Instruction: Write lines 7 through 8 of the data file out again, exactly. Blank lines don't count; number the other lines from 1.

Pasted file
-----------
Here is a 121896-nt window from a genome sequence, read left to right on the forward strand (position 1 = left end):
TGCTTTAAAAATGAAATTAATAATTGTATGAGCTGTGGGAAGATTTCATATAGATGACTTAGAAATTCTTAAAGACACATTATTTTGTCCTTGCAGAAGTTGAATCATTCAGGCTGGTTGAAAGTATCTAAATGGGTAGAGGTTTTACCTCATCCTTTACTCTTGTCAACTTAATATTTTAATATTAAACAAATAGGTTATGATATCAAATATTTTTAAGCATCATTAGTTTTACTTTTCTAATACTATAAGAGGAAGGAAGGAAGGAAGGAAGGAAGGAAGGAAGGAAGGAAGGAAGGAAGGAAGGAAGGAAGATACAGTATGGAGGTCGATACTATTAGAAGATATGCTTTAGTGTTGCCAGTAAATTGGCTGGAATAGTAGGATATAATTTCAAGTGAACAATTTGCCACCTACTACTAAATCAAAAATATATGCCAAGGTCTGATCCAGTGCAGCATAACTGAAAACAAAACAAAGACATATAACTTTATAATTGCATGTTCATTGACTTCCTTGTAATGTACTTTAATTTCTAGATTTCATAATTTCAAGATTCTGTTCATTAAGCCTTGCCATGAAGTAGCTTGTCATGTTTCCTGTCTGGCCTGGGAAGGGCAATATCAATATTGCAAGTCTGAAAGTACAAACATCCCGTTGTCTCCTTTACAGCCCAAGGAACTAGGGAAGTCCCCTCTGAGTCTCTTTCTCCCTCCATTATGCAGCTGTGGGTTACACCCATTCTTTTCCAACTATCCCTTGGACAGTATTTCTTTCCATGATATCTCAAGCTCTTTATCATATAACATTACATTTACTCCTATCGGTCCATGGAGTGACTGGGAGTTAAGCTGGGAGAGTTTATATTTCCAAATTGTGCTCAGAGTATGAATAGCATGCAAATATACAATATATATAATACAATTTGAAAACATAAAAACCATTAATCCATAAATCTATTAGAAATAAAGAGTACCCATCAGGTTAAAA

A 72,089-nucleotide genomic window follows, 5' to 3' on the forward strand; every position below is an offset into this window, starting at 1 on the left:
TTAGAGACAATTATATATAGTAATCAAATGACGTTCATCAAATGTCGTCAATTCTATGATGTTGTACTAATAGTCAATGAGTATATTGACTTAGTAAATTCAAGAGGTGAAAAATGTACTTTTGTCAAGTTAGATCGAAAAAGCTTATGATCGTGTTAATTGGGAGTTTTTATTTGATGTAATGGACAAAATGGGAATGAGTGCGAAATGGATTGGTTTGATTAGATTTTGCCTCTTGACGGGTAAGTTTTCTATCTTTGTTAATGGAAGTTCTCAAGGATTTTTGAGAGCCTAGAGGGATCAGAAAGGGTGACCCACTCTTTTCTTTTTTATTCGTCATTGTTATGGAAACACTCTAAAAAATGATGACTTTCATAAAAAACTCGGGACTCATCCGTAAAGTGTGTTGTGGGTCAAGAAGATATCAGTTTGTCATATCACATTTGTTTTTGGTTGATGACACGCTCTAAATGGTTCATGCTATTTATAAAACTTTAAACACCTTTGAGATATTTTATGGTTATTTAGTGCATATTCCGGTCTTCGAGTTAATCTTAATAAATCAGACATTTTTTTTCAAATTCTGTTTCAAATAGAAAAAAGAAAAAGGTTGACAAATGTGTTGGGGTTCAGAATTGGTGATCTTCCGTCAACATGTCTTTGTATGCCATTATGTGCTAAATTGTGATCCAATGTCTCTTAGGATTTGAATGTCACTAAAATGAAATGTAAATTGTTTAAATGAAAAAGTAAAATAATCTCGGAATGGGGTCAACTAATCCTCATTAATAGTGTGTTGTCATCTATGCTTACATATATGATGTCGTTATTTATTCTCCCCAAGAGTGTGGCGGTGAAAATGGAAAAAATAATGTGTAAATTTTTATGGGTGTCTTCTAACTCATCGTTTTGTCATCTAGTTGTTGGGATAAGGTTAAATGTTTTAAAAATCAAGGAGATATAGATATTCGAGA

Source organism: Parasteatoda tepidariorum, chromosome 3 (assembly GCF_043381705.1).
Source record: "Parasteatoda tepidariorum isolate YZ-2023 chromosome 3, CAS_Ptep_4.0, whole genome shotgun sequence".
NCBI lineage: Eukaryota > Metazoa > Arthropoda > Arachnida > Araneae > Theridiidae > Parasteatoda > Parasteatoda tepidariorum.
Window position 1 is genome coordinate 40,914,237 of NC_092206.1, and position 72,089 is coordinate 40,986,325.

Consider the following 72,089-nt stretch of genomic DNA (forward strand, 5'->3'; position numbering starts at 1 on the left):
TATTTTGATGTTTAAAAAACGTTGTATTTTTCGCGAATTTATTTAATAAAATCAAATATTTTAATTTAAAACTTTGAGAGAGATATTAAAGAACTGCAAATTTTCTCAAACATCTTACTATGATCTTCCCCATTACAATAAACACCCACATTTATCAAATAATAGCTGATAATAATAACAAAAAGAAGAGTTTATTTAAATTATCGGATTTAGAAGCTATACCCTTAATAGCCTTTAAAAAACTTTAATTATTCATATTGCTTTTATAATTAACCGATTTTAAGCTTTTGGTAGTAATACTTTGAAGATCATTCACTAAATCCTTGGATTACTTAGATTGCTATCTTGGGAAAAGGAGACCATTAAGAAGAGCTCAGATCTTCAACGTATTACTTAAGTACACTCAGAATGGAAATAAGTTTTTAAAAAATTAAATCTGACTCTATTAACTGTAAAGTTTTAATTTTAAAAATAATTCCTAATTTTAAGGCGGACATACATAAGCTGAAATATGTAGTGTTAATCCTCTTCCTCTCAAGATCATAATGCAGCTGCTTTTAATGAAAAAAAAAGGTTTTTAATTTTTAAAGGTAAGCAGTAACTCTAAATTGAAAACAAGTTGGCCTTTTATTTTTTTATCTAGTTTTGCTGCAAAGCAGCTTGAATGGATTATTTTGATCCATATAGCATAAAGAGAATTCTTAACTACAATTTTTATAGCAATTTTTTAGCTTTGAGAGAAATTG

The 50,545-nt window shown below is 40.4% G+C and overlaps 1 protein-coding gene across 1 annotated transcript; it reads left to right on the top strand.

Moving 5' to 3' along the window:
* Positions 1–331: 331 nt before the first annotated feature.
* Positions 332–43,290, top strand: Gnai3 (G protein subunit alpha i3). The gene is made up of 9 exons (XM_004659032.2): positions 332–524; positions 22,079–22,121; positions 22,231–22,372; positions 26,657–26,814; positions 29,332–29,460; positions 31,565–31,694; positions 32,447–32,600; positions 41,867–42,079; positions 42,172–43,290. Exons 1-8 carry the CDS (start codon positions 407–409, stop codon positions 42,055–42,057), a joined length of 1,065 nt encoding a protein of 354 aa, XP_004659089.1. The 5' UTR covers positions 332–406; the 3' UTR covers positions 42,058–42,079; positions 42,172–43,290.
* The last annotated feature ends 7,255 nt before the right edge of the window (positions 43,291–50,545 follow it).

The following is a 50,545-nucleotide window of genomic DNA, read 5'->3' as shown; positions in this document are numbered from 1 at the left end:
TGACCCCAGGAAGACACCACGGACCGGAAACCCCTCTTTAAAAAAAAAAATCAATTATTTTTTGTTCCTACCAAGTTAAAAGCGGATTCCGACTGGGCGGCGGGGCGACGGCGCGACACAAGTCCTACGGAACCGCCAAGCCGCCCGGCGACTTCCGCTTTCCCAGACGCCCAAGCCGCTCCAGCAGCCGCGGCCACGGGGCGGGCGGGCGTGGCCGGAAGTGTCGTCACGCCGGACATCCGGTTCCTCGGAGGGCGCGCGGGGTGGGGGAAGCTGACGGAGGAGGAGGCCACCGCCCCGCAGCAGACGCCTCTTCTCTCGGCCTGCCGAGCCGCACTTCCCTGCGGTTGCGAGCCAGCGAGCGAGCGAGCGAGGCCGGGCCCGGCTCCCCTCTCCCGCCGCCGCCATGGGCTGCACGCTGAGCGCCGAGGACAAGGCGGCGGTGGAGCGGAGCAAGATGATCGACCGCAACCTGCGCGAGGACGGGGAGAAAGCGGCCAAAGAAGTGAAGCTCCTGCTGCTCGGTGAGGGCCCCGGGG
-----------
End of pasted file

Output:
NCBI lineage: Eukaryota > Metazoa > Arthropoda > Arachnida > Araneae > Theridiidae > Parasteatoda > Parasteatoda tepidariorum.
Window position 1 is genome coordinate 40,914,237 of NC_092206.1, and position 72,089 is coordinate 40,986,325.